Stacey Witalec, communications director with the Administrative Office of Pennsylvania Courts, said in a statement that judges, legislators, advocates, guardians, district attorneys and others have developed a blueprint of recommendations to address these challenges. Recommendations include establishing an Advisory Council on Elder Justice in the Courts.

"Educational sessions for judges and court staff regarding how to identify and address elder abuse and exploitation have been offered regionally", Witalec told The Daily View." The AOPC has developed and is implementing the Guardianship Tracking System (GTS), which allows courts to enhance guardianship monitoring through a statewide uniform process."

A divorce initiated for a couple of 85 and 88 years old 

 

In Ohio, the court appointed guardian initiated a divorce between a 85 years old mother, Fourough, and her 88 years old retired surgeon husband, Mehdi who married six decades ago. During their marriage, Dr. and Mrs. Saghafi reportedly amassed millions of dollars in assets / All rights reserved.

In neighboring Ohio, Jamsheed Saghafi learned first hand why critics are advocating for oversight of state guardianship programs. After his 85 years old mother, Fourough, was guardianized by a Lorain County Probate Court, the court appointed guardian initiated a divorce between his mother and 88 years old retired surgeon father, Mehdi, who had married six decades ago.

“She has been used as a vehicle to defraud the family’s estate while severe cognitive illness has left her vulnerable to personal and financial exploitation,” said Saghafi of his mother. 

A "convicted felon" guardian

During his parent’s marriage, Dr. and Mrs. Saghafi reportedly amassed millions of dollars in assets and bore five children, two of whom have become licensed medical doctors, and yet neither Mrs. Saghafi’s physician sons nor physician husband were appointed guardian.

Instead, according to documents filed in court by Dr. Saghafi’s attorney Charles Longo, the guardian that the Honorable Lorain County Probate Judge James Walther appointed is "a convicted felon having plead guilty on or about May 16, 2018, to various crimes involving forgery and dishonesty."

"I am not able to comment" 

The Honorable Judge Walther declined to comment.

"I am not able to comment at this time due to the pending nature of this matter", he said.

"Unless the Department of Justice, the Attorney Generals and Supreme Court Justices in each and every state forcefully intervene, unsuspecting families of aging boomers are at risk for being stripped of all their rights, isolated from friends and family, institutionalized and losing all their assets, their dignity and their very lives", said Dr. Sam Sugar, founder of Americans Against Abusive Probate Guardianship (AAAPG) in Florida and author of the book Guardianships and the Elderly: The Perfect Crime.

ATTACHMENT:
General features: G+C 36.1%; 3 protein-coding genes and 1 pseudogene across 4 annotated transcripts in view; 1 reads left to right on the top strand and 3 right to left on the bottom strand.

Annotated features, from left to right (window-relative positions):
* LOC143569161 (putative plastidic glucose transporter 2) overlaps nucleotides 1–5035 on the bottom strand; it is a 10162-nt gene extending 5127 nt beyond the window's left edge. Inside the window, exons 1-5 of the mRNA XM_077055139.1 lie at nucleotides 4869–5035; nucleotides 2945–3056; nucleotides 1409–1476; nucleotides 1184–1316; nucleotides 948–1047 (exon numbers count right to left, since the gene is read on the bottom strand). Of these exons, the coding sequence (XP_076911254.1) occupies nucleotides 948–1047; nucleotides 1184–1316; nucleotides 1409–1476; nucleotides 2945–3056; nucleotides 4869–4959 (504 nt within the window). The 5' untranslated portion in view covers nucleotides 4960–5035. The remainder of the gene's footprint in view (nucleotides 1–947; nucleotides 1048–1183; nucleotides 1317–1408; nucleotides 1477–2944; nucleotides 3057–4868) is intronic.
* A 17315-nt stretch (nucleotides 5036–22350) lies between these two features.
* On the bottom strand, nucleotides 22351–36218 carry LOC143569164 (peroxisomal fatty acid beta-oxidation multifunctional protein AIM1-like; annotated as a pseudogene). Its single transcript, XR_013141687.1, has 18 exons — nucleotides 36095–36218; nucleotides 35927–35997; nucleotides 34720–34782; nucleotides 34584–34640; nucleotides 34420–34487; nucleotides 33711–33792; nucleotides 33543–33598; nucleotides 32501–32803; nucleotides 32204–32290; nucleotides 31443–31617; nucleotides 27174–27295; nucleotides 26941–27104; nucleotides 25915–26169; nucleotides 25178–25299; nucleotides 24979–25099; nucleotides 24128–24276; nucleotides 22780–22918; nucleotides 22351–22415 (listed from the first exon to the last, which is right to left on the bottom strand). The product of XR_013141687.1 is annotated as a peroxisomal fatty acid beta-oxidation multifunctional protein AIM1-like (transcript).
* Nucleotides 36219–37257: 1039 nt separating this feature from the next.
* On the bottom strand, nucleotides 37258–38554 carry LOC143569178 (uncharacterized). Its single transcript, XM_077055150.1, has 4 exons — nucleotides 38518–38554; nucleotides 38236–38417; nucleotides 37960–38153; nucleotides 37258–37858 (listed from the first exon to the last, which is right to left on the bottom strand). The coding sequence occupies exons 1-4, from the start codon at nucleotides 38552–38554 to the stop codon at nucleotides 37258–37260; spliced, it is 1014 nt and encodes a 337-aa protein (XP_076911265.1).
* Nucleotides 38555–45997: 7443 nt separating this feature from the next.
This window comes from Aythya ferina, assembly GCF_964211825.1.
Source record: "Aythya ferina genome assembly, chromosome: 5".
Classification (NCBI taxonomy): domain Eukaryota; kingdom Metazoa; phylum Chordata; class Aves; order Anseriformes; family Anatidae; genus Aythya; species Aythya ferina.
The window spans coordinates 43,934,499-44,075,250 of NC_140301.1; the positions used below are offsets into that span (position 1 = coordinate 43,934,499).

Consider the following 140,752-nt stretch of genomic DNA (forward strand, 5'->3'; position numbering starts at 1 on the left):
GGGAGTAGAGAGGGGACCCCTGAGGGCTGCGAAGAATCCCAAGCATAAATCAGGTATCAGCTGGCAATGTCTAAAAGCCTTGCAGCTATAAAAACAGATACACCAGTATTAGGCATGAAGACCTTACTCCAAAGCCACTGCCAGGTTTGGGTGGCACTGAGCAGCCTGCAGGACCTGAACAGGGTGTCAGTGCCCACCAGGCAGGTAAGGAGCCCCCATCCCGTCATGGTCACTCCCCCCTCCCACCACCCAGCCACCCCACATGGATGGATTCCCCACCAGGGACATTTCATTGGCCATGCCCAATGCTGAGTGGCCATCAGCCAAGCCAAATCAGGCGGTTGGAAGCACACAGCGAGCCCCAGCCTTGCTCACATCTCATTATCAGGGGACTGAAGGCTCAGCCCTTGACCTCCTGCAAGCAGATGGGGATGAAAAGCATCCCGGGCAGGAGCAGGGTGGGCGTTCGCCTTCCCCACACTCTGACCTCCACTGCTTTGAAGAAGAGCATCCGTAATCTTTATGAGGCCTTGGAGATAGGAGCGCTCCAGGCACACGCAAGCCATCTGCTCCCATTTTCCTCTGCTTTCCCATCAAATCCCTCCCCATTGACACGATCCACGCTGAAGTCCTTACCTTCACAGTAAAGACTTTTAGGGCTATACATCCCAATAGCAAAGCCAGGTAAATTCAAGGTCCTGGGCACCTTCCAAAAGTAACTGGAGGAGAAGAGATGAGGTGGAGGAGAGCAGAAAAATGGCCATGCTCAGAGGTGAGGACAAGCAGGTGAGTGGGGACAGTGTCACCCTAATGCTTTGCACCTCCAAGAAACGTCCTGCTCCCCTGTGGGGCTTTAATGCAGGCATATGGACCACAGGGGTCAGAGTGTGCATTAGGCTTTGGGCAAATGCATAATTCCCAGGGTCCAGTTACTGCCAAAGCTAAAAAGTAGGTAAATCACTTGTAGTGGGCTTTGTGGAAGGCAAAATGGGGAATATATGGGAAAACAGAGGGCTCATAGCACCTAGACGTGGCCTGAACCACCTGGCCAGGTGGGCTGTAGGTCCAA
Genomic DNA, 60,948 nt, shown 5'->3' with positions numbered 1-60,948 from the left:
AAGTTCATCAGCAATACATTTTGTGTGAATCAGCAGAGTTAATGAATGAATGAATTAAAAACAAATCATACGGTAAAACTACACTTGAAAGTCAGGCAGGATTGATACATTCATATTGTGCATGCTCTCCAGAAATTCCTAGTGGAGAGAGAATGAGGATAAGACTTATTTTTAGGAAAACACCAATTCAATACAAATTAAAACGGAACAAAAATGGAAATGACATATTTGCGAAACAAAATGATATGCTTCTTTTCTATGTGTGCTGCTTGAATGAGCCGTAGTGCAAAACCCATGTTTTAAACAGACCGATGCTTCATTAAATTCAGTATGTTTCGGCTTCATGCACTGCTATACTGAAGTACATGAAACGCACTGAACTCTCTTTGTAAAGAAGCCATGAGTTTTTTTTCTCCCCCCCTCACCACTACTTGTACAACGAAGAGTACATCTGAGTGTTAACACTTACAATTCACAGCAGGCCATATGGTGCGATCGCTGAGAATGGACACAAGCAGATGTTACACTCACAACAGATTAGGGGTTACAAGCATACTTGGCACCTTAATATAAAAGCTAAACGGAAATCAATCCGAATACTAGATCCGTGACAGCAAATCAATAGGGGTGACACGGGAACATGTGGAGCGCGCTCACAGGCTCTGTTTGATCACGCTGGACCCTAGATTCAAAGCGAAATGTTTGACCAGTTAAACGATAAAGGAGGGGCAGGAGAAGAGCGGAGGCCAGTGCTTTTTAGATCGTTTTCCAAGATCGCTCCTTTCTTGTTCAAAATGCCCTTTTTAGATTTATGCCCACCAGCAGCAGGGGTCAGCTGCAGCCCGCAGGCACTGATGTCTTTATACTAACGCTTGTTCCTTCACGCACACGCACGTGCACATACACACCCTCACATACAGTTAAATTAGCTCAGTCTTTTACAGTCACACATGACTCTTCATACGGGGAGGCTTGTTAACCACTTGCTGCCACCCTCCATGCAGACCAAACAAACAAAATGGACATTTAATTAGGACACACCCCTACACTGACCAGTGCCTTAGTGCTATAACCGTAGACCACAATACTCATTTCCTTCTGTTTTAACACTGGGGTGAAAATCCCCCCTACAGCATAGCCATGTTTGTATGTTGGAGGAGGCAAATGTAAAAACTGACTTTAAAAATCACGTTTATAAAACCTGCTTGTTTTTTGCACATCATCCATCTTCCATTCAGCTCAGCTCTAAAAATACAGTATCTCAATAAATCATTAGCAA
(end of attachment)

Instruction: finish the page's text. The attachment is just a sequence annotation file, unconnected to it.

"Devastating effect on older individuals"

The wheels of justice turn slowly, but nevertheless, change is afoot.

In Michigan, Attorney Bradley Geller filed a federal Qui Tam false claims complaint naming the Michigan Supreme Court, the Michigan Attorney General, each of the state's probate courts and all 300 of the state’s professional guardians as defendants.  

“Michigan probate judges do not follow the law and they do not follow the law in very significant areas which has had a devastating effect on older individuals and individuals with disabilities who come before the probate court", Geller told The Daily View.

"No hearings or for three minutes"

“In some cases, they don’t hold hearings or the hearings last three minutes. It’s pretty shocking to think that in three minutes an individual can lose his or her right to control his or her medical care, money, property, who can visit and where to reside for the rest of his or her life where there’s often almost no evidence.”

The suit includes claims of Medicaid fraud, violation of due process and violation of the Americans with Disabilities Act.

An Eldel Abuse Task Force created

Although the case has yet to be resolved and one issue is set for a July 31 hearing, Counselor Geller believes his lawsuit helped prompt the creation of an Elder Abuse Task Force by the Michigan Supreme Court and Michigan Attorney General, Dana Nessel, in March.

“The task force is looking at recommending several changes to the guardianship system as described on the website and the Chief Justice looks forward to the results of their analysis and taking any necessary steps to make sure vulnerable adults are protected", said Michigan Supreme Court Communications Officer John Nevin.

The example of superstar Britney Spears

In California, where guardianship is referred to as conservatorship, Counselor Coleman filed a brief with the California Supreme Court, asking the Court to require closer scrutiny by appellate courts when a conservatee alleges that an order establishing a conservatorship is not supported by clear and convincing evidence. A famous example of conservatorship in California is superstar Britney Spears.

"Through this brief, I am attempting to educate the justices about how bad the system is", Coleman said. "Once they become aware of this, we can come back to them again with a petition for specific administrative reforms that the Supreme Court has jurisdiction to deliver.” 

Photo by rawpixel.com from Pexels;  Matthias Zomer from Pexels;  Monica Silvestre from Pexels